Because he's got two little kids on his own, each one with a different girl, both being brought up by his mother and sisters in Ghana.
"Or you can take my sister's daughter, if you prefer a girl. Or if you want a baby, I have a friend who's a prostitute. I'm sure she'd rather sell you her baby. At least you're not gonna cut his head."
"What are you talking about?" I asked, not believing my ears.
"Because if she sells it to somebody else, they'll cut the baby's head. They make medicine out of baby heads here."
"What kind of medicine?"
"Black magic medicine. For getting rich."
So this is it, the conversation from just a couple of minutes ago. I needed to come to the cyber cafe to share it.
Let's see what tomorrow brings.
brushing against child trafficking
Sunday, 21 May 2006
The morning after that shocking conversation my rasta friend took me to meet one of his friends on the roof. The thing seemed very straighforward.
"OK, you tell us if you want a boy or a girl, big or small and we'll find somebody who will organize couple of kids for you."
"How will you 'organize' couple of kids?"
"You don't worry about that, sister. We have our ways. We'll feed them well, then you come and choose the one you like." - the guy told me.
"See that woman over there?" he said, pointing to the fat lady in a sarong and a bra at the balcony in the distance, "she can get you a child."
"That woman?" I sasked doubtfully.
"Yes. She's a powerful woman. A cocaine dealer. Deals with children sometimes too."
But needless to say, having a child kidnapped or bought especially for me was the last thing I wanted. I had to explain the whole thing again. And then we came up with a slightly different idea. The guy, also a Ghanian, told me there are so many girls brought here from Ghana, not exatly slaves, but working hard as housemaids in quite miserable conditions. He knows one family with such a girl personally. Now, this coincidenced with Jason, my American friend, a young businessman, telling me by email, that if I find some family or a child that he can sponsor or help in any way, I should let him know. We went together to that family, where in the crowded courtyard young girls were cooking huge pots of food, to be sold later on on the street. And among them, a girl called Akua, around 11 years old (she doesn't know her age). We talked to her landlady. A kind Ghanian woman who turned out to be quite understanding. She said that if it was really to take her back to Ghana and send her to school, then she wouldn't mind if I took her. The girl wasn't of such a great help, anyway.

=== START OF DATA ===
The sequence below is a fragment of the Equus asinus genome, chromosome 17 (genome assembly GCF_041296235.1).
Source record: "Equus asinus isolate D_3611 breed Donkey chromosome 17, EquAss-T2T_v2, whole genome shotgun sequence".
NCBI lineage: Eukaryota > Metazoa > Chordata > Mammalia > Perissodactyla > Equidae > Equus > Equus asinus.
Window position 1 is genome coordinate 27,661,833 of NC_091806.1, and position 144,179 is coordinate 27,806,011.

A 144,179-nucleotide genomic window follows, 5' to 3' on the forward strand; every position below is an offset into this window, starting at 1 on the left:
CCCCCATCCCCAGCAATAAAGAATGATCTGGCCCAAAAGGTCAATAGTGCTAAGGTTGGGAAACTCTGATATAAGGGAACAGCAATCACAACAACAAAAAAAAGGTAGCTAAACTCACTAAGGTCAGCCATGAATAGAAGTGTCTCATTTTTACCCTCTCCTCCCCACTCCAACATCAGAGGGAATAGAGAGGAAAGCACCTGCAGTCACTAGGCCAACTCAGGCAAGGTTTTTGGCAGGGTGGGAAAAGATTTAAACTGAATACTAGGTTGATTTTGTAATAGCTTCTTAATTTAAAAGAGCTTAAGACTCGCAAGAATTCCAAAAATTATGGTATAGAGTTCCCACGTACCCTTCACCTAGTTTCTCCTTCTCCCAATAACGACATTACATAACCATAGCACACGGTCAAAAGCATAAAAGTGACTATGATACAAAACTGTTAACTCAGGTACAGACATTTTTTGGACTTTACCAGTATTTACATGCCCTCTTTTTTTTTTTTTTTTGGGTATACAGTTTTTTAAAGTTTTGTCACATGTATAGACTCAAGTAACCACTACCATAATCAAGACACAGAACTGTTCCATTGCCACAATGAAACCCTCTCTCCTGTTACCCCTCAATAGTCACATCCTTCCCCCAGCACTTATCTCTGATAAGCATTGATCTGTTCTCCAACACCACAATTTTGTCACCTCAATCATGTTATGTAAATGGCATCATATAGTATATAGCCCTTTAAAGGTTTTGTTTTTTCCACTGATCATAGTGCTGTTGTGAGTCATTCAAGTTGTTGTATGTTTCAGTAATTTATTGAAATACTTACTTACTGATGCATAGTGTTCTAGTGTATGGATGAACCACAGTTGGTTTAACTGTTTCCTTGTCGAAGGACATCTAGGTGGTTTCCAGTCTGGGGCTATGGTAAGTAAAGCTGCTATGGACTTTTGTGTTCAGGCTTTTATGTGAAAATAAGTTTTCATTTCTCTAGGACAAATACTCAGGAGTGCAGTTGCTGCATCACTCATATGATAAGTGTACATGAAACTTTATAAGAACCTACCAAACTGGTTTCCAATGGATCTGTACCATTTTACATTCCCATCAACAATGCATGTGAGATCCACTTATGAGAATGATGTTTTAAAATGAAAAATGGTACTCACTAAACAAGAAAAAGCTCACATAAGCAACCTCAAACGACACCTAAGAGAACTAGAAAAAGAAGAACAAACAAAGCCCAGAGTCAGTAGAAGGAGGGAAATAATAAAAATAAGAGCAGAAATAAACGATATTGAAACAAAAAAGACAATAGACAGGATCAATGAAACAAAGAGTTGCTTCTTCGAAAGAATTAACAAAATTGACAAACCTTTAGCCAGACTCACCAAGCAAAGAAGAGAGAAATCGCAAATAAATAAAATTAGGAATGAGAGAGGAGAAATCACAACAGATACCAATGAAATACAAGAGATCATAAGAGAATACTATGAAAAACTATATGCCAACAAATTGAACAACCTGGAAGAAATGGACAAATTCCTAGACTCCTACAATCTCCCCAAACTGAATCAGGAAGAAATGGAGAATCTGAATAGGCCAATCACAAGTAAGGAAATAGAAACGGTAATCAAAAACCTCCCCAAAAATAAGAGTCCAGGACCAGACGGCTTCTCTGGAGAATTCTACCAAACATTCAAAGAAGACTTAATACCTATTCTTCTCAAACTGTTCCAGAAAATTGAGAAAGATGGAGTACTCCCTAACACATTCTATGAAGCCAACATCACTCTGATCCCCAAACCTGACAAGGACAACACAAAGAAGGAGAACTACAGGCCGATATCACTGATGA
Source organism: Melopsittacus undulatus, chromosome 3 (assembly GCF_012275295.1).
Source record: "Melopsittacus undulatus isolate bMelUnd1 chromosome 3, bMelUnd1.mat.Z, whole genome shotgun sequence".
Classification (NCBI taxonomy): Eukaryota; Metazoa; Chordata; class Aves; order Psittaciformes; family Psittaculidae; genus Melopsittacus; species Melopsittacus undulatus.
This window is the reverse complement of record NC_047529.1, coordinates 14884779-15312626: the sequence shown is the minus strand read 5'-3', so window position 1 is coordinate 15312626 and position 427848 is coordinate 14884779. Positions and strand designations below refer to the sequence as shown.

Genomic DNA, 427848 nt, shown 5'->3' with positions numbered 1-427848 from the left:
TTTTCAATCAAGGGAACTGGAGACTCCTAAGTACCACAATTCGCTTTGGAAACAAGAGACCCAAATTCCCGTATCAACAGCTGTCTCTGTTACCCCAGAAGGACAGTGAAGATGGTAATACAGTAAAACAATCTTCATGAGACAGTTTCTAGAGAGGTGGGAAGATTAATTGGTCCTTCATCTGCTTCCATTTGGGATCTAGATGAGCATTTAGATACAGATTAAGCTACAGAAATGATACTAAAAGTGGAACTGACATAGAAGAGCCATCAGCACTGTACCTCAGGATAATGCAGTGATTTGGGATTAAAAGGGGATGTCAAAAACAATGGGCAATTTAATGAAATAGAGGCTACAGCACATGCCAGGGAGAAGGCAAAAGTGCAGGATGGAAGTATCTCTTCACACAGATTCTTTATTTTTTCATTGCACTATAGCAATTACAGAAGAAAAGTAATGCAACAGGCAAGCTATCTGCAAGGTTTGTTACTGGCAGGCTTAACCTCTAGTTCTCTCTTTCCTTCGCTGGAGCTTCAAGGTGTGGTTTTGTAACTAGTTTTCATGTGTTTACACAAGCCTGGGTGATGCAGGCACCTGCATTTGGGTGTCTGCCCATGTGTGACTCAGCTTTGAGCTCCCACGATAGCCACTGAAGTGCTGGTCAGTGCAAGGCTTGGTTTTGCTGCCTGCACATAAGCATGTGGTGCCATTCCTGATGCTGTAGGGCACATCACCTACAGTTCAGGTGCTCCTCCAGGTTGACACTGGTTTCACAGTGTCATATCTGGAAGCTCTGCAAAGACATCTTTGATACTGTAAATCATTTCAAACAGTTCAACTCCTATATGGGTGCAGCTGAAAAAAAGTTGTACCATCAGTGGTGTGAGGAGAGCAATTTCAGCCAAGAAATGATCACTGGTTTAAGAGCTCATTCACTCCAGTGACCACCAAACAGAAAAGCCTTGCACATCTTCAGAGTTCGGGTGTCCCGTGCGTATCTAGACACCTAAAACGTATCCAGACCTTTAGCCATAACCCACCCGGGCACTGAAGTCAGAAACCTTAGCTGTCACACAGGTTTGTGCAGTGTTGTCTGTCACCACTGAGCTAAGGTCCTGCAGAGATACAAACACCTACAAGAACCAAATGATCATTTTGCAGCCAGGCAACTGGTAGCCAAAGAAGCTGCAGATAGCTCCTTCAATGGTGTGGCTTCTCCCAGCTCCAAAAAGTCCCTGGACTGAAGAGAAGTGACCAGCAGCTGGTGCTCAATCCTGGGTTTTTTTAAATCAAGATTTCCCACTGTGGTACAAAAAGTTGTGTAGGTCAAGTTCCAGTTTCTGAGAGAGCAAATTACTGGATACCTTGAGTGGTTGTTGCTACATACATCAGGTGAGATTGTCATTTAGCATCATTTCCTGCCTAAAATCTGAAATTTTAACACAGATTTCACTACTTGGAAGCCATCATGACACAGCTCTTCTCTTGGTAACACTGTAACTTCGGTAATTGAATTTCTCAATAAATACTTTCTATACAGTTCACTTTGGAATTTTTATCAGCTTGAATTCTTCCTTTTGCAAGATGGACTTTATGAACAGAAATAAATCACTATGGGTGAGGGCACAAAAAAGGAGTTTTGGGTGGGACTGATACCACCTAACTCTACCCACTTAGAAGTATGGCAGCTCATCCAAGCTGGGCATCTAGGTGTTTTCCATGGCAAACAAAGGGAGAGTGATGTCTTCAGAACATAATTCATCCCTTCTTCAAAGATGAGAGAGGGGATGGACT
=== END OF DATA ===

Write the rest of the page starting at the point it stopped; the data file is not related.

So I told Jason. And not even getting up from his computer, he sent 150$ through Western Union, to pay the girl's transportation, some new clothes, toys, food, school things, and maybe the first school fees. He says he spent 160$ on a meal in a restaurant with a girl couple of days ago - and she didn't even finish her food! So this money will do more good and go much, much further. He intends to stay in touch and keep supporting Akua financially as long as she attends school, and maybe longer.
So this is it, just brushing against, but not really getting involved in the child slave trafficking market, I'm leaving tomorrow with one happy girl towards her village in Ghana.
Friday, 02 June 2006
I don't have good news for you this time. Kinga caught malaria. The cerebral malaria - the most dangerous one. From Wednesday she is hospitalized in SSNIT - The Trust Hospital http://www.ssnit.com/member_list.cfm?BrandsID=4 this is one of a few websites I found on the hospital. According to Polish Consular Representative in Ghana it's one of the best hospitals she could get into. The Consul visits her regurally taking care to secure constant attendance. The first days of hospitalization of unconscious Kinga she was under care of her Ghananian friends with whom she stayed before malaria broke out. The first day and night for all of us were a nightmare. Now Kinga is recovering and was moved out from an emergency ward and next days she will be wached upon by nurse on permanent basis.
The next days for us will pass on prayers and organizeing all what's necessary for Kinga to recover as quick as possible. All your support will be very prescious and appreciate. If you can send Kinga warm thoughts about quick recovery it will certainly mean a lot to her and to us.
Hoping for the best outcome of this situation and quick Kinga's recovery,
Behind the last gate
Words cannot express what the world has lost with Kinga's death.
With great sadness, we received the news that she passed away on June 9, 2006 in Accra, Ghana, due to complications caused by cerebral malaria.
She was following her lifelong dream of going to Africa.
There has been created a Foundation of her name.
Reprint from page: http://www.kingafreespirit.pl/kingaen/ , with permission of Chopin.